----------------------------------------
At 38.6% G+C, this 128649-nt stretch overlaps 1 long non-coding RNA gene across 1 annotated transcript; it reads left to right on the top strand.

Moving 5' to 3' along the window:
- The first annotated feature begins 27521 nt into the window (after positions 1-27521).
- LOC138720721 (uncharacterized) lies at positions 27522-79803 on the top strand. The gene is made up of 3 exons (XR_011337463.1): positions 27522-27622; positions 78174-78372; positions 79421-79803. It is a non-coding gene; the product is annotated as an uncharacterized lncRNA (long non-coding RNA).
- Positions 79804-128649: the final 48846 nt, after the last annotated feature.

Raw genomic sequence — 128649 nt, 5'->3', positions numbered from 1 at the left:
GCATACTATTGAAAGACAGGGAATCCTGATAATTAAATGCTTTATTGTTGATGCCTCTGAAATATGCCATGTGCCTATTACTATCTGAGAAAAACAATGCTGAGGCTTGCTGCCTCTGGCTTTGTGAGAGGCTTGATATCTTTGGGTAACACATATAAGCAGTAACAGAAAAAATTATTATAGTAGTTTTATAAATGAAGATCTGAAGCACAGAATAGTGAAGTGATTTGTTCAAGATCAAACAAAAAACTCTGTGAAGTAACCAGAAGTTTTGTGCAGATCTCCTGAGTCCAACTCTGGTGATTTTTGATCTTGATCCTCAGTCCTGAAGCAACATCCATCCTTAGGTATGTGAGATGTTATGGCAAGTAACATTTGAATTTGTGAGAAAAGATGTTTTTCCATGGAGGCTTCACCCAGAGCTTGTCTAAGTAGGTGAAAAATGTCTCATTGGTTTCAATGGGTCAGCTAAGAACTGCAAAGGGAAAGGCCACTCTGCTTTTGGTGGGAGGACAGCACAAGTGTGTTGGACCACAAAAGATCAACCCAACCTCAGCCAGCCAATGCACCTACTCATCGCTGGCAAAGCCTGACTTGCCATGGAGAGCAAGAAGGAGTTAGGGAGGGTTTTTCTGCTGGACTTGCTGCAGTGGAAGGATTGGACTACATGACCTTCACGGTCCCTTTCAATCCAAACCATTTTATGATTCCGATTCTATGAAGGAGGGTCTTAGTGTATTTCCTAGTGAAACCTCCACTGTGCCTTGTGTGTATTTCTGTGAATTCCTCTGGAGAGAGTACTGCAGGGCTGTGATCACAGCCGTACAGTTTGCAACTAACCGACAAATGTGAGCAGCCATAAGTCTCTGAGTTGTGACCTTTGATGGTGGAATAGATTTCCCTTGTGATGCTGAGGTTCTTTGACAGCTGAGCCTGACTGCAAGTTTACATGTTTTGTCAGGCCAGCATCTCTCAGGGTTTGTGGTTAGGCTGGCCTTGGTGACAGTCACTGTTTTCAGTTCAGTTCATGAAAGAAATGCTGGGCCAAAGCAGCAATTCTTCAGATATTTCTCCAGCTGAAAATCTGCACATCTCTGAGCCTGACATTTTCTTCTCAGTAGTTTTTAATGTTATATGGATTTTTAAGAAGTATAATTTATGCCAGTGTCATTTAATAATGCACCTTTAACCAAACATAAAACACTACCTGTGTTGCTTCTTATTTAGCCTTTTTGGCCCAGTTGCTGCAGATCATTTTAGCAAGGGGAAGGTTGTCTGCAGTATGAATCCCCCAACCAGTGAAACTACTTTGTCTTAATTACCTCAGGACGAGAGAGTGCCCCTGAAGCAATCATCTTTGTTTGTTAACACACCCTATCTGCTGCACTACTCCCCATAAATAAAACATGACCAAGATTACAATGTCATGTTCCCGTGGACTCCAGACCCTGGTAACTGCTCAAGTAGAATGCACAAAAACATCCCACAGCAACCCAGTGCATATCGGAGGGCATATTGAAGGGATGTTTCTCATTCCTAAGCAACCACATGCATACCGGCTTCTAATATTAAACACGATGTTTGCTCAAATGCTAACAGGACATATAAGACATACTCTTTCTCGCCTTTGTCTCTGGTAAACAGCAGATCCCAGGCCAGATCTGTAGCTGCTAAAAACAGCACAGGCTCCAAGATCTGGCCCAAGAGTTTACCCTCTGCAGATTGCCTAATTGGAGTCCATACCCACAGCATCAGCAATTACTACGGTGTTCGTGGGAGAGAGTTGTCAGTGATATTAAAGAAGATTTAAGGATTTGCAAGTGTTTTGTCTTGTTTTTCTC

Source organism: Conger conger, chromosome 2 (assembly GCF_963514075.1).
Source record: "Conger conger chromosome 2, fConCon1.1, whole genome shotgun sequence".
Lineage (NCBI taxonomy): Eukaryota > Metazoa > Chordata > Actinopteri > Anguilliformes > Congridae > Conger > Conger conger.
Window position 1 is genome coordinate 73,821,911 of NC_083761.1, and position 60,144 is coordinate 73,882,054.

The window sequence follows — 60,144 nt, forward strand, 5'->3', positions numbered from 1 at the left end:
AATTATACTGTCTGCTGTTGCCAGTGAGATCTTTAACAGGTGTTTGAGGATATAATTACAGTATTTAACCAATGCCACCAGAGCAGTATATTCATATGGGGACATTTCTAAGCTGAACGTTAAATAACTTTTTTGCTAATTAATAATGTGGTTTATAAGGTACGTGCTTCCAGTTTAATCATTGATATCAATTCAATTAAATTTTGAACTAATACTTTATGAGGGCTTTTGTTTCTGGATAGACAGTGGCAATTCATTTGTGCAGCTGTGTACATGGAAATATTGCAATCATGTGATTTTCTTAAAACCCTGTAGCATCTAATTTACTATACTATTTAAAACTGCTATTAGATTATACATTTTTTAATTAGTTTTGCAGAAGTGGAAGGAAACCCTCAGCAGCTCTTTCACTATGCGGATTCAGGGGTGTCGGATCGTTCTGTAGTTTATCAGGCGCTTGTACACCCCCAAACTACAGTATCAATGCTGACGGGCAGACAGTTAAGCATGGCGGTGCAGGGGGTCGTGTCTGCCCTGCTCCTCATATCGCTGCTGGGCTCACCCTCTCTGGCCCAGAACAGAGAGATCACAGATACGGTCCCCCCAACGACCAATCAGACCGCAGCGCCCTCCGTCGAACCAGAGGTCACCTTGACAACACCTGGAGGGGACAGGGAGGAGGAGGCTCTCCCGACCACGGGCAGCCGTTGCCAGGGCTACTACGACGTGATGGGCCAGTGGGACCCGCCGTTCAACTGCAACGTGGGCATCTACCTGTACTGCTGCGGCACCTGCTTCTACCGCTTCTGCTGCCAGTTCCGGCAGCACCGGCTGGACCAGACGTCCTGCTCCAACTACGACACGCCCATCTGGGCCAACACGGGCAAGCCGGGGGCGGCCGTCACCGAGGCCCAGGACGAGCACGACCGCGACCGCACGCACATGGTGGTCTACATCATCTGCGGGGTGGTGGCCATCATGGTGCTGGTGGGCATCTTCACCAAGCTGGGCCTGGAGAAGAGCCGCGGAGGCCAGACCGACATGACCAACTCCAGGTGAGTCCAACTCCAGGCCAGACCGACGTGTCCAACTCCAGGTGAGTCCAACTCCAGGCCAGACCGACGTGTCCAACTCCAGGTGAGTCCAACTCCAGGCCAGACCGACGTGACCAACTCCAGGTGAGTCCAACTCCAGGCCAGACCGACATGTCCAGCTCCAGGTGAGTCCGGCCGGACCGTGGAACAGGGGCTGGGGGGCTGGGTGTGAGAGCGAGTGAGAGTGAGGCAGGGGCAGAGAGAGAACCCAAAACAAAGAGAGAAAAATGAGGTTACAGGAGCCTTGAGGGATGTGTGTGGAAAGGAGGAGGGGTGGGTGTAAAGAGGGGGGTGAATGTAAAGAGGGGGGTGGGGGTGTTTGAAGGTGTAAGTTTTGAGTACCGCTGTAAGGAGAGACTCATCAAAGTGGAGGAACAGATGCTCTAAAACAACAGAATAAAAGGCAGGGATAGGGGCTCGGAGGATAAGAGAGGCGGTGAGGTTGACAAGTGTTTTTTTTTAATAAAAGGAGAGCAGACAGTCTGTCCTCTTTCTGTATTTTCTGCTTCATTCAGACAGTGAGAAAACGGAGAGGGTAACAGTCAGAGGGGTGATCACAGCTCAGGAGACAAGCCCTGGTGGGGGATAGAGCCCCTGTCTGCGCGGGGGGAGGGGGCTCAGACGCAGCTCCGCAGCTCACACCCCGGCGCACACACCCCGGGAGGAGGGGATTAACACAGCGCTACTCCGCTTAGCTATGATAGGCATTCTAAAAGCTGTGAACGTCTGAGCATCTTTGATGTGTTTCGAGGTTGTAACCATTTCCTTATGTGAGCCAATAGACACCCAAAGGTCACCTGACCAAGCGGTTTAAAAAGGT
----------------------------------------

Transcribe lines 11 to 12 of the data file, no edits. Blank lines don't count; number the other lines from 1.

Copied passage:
Window position 1 is genome coordinate 73,821,911 of NC_083761.1, and position 60,144 is coordinate 73,882,054.

The window sequence follows — 60,144 nt, forward strand, 5'->3', positions numbered from 1 at the left end: